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Alumni

Athanasois “Tom” Patitsas (MS, Physics, 1961; BS, E.E., 1958)

                                                       

Many years have passed since I found myself in a large first year
classroom in Tate Lab of Physics in September of 1954.

My command of the English language was minimal. I had to work in the kitchen of one of the fraternities. The boys there had a terrible time trying to pronounce my name, so when I decided to adopt the name, Tom, they all jumped with joy and relief. After a couple of lectures, I approached Dr. George Freier, the lecturer, and I said that I have a problem, since my English was not adequate to follow his presentation. He smiled and said, “That is a problem alright. You come and see me whenever possible.” During the seven years that followed, Dr. Freier was my mentor and advisor. I appreciated his perseverance and intellectual honesty in his effort to understand some of the physical phenomena around us, such as the electric field on the surface of the earth. During the 1970s, while teaching physics at Laurentian University in Sudbury, Ontario, CA, I did computations on the scattering of the sun’s rays by water droplets, in connection with the phenomenon of the rainbow. Since 1990, and especially after my retirement in 1996, I have been involved with the understanding of the phenomena of the singing sands and booming sand dunes. In the former case, a pleasant sound is emitted, with frequency of about 600 Hz, when certain beach sands are stepped on or impacted by a rod. In the latter case, a droning sound is emitted, with frequency of about 100 Hz, when sand masses avalanche down the slope of a sand mountain. The results of this study are summarized in a manuscript recently completed that will be published soon in, Scientific Journals International. It can be accessed through Google by the title,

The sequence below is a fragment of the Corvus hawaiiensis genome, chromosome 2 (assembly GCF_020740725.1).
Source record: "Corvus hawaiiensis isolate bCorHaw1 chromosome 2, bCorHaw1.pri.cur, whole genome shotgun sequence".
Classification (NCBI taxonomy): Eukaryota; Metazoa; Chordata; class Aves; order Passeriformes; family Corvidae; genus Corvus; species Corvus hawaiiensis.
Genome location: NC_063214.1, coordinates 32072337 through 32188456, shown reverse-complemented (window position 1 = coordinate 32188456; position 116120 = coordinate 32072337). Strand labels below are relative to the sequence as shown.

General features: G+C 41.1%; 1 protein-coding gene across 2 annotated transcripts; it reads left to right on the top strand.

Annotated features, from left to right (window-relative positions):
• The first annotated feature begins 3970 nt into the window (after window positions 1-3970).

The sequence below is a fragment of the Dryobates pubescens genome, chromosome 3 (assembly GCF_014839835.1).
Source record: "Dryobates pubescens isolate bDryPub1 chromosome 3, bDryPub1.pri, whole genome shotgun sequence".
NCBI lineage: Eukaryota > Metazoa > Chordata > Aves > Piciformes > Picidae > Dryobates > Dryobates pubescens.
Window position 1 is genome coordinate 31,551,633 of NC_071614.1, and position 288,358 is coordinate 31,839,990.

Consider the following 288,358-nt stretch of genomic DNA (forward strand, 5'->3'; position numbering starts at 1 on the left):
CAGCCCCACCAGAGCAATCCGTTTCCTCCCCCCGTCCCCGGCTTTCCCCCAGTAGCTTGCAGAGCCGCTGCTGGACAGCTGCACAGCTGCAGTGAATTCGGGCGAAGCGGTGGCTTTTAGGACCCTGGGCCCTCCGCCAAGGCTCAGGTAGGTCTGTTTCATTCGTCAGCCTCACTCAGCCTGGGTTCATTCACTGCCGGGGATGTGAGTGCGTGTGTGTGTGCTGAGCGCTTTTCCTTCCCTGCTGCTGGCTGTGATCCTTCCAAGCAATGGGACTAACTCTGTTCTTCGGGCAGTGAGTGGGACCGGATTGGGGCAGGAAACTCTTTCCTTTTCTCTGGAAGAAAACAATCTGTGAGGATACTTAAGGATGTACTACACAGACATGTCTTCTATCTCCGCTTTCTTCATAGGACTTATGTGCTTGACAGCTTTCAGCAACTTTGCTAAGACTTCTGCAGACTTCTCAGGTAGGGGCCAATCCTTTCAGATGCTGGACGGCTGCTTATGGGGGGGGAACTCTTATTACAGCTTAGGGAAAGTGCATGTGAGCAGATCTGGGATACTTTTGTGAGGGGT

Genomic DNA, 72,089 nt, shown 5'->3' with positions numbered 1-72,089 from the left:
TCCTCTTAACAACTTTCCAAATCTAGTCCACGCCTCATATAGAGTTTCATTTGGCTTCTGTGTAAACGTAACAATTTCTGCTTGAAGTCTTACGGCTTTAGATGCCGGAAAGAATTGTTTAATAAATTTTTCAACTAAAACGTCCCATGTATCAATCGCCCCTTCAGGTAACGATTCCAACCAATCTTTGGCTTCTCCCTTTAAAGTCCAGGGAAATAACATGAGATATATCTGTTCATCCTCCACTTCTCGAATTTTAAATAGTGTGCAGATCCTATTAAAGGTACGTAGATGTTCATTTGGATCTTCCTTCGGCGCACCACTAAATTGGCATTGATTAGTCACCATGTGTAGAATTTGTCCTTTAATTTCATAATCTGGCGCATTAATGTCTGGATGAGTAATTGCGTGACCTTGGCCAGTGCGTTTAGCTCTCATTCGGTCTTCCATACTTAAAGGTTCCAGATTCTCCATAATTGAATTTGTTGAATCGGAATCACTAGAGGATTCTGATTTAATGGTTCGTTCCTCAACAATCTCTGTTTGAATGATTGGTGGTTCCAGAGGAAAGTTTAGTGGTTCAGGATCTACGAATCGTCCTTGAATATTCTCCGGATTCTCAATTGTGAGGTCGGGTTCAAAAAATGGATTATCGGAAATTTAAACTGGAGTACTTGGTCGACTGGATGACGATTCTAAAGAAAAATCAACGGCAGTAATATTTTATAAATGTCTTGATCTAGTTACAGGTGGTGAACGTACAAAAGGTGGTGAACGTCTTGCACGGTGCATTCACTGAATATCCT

“Singing sands, musical grains and booming sand dunes” http://www.
scientifi cjournals.org/journals2008/articles/1404.pdf. Last June, I had the opportunity to meet my son, Steve at Quebec City during the annual meeting of the Canadian Association of Physicists. Steve is a professor of Physics at the University of Lethbridge, Alberta, Canada.